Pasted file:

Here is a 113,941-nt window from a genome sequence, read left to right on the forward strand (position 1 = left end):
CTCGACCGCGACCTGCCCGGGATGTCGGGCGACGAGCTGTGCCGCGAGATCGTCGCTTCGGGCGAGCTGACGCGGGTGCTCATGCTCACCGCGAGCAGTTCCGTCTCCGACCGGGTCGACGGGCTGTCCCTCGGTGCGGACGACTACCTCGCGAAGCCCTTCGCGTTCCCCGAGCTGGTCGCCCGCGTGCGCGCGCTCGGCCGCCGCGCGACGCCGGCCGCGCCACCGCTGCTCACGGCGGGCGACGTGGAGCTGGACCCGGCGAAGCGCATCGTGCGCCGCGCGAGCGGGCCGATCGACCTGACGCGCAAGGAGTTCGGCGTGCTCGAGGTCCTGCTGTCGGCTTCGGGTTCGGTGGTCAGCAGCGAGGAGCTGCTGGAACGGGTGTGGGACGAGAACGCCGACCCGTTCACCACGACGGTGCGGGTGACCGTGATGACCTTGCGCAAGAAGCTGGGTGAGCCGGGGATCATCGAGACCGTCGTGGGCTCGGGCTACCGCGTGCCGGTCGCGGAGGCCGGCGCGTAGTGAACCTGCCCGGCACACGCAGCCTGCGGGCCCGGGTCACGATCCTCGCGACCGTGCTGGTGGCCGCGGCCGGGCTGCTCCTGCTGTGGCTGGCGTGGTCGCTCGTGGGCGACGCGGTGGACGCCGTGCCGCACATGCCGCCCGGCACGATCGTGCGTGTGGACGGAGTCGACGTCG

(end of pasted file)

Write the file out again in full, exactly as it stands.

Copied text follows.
Here is a 113,941-nt window from a genome sequence, read left to right on the forward strand (position 1 = left end):
CTCGACCGCGACCTGCCCGGGATGTCGGGCGACGAGCTGTGCCGCGAGATCGTCGCTTCGGGCGAGCTGACGCGGGTGCTCATGCTCACCGCGAGCAGTTCCGTCTCCGACCGGGTCGACGGGCTGTCCCTCGGTGCGGACGACTACCTCGCGAAGCCCTTCGCGTTCCCCGAGCTGGTCGCCCGCGTGCGCGCGCTCGGCCGCCGCGCGACGCCGGCCGCGCCACCGCTGCTCACGGCGGGCGACGTGGAGCTGGACCCGGCGAAGCGCATCGTGCGCCGCGCGAGCGGGCCGATCGACCTGACGCGCAAGGAGTTCGGCGTGCTCGAGGTCCTGCTGTCGGCTTCGGGTTCGGTGGTCAGCAGCGAGGAGCTGCTGGAACGGGTGTGGGACGAGAACGCCGACCCGTTCACCACGACGGTGCGGGTGACCGTGATGACCTTGCGCAAGAAGCTGGGTGAGCCGGGGATCATCGAGACCGTCGTGGGCTCGGGCTACCGCGTGCCGGTCGCGGAGGCCGGCGCGTAGTGAACCTGCCCGGCACACGCAGCCTGCGGGCCCGGGTCACGATCCTCGCGACCGTGCTGGTGGCCGCGGCCGGGCTGCTCCTGCTGTGGCTGGCGTGGTCGCTCGTGGGCGACGCGGTGGACGCCGTGCCGCACATGCCGCCCGGCACGATCGTGCGTGTGGACGGAGTCGACGTCG